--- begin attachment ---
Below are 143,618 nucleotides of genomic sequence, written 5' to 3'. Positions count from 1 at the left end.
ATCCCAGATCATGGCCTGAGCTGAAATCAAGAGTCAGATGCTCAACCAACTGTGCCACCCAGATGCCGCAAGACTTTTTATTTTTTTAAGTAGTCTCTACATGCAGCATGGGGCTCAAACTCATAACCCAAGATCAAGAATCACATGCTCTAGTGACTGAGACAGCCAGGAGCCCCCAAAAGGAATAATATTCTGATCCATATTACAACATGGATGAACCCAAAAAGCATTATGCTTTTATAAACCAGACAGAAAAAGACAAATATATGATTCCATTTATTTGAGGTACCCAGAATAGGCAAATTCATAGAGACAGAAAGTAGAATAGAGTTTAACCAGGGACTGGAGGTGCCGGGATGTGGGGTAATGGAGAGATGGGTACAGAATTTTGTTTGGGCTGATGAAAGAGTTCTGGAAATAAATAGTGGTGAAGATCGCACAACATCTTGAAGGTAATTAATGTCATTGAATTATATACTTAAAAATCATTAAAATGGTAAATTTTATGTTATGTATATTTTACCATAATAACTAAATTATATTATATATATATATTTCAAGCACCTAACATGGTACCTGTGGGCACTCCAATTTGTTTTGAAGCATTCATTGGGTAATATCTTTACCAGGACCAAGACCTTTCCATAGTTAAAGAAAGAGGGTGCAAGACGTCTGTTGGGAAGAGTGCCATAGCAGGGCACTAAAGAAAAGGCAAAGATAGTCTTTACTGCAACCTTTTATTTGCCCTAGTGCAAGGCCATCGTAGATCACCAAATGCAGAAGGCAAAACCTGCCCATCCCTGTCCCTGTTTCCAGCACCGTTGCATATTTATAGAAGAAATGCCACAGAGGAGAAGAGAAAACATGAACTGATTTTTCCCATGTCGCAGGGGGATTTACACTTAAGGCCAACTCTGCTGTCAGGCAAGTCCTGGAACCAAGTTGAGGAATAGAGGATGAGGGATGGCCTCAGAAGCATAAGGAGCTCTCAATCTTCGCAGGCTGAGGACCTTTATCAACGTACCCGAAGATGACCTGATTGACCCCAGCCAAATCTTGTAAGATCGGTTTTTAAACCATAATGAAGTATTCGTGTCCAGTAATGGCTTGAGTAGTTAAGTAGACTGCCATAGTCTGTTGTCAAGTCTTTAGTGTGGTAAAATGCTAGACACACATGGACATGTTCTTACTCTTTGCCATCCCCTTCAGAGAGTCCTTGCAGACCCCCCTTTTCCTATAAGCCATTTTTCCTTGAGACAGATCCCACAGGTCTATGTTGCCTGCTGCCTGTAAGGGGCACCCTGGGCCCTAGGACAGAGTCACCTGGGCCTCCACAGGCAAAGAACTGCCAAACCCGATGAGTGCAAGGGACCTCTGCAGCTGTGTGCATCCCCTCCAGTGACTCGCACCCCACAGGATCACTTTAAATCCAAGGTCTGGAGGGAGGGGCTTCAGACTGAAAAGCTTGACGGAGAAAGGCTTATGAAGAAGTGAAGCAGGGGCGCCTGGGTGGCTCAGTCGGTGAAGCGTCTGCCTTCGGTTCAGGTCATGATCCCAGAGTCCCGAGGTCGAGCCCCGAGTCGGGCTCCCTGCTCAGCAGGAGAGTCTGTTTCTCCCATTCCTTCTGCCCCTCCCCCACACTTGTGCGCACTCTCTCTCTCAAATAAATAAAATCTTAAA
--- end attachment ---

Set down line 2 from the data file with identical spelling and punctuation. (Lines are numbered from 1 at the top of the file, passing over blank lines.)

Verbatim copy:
ATCCCAGATCATGGCCTGAGCTGAAATCAAGAGTCAGATGCTCAACCAACTGTGCCACCCAGATGCCGCAAGACTTTTTATTTTTTTAAGTAGTCTCTACATGCAGCATGGGGCTCAAACTCATAACCCAAGATCAAGAATCACATGCTCTAGTGACTGAGACAGCCAGGAGCCCCCAAAAGGAATAATATTCTGATCCATATTACAACATGGATGAACCCAAAAAGCATTATGCTTTTATAAACCAGACAGAAAAAGACAAATATATGATTCCATTTATTTGAGGTACCCAGAATAGGCAAATTCATAGAGACAGAAAGTAGAATAGAGTTTAACCAGGGACTGGAGGTGCCGGGATGTGGGGTAATGGAGAGATGGGTACAGAATTTTGTTTGGGCTGATGAAAGAGTTCTGGAAATAAATAGTGGTGAAGATCGCACAACATCTTGAAGGTAATTAATGTCATTGAATTATATACTTAAAAATCATTAAAATGGTAAATTTTATGTTATGTATATTTTACCATAATAACTAAATTATATTATATATATATATTTCAAGCACCTAACATGGTACCTGTGGGCACTCCAATTTGTTTTGAAGCATTCATTGGGTAATATCTTTACCAGGACCAAGACCTTTCCATAGTTAAAGAAAGAGGGTGCAAGACGTCTGTTGGGAAGAGTGCCATAGCAGGGCACTAAAGAAAAGGCAAAGATAGTCTTTACTGCAACCTTTTATTTGCCCTAGTGCAAGGCCATCGTAGATCACCAAATGCAGAAGGCAAAACCTGCCCATCCCTGTCCCTGTTTCCAGCACCGTTGCATATTTATAGAAGAAATGCCACAGAGGAGAAGAGAAAACATGAACTGATTTTTCCCATGTCGCAGGGGGATTTACACTTAAGGCCAACTCTGCTGTCAGGCAAGTCCTGGAACCAAGTTGAGGAATAGAGGATGAGGGATGGCCTCAGAAGCATAAGGAGCTCTCAATCTTCGCAGGCTGAGGACCTTTATCAACGTACCCGAAGATGACCTGATTGACCCCAGCCAAATCTTGTAAGATCGGTTTTTAAACCATAATGAAGTATTCGTGTCCAGTAATGGCTTGAGTAGTTAAGTAGACTGCCATAGTCTGTTGTCAAGTCTTTAGTGTGGTAAAATGCTAGACACACATGGACATGTTCTTACTCTTTGCCATCCCCTTCAGAGAGTCCTTGCAGACCCCCCTTTTCCTATAAGCCATTTTTCCTTGAGACAGATCCCACAGGTCTATGTTGCCTGCTGCCTGTAAGGGGCACCCTGGGCCCTAGGACAGAGTCACCTGGGCCTCCACAGGCAAAGAACTGCCAAACCCGATGAGTGCAAGGGACCTCTGCAGCTGTGTGCATCCCCTCCAGTGACTCGCACCCCACAGGATCACTTTAAATCCAAGGTCTGGAGGGAGGGGCTTCAGACTGAAAAGCTTGACGGAGAAAGGCTTATGAAGAAGTGAAGCAGGGGCGCCTGGGTGGCTCAGTCGGTGAAGCGTCTGCCTTCGGTTCAGGTCATGATCCCAGAGTCCCGAGGTCGAGCCCCGAGTCGGGCTCCCTGCTCAGCAGGAGAGTCTGTTTCTCCCATTCCTTCTGCCCCTCCCCCACACTTGTGCGCACTCTCTCTCTCAAATAAATAAAATCTTAAA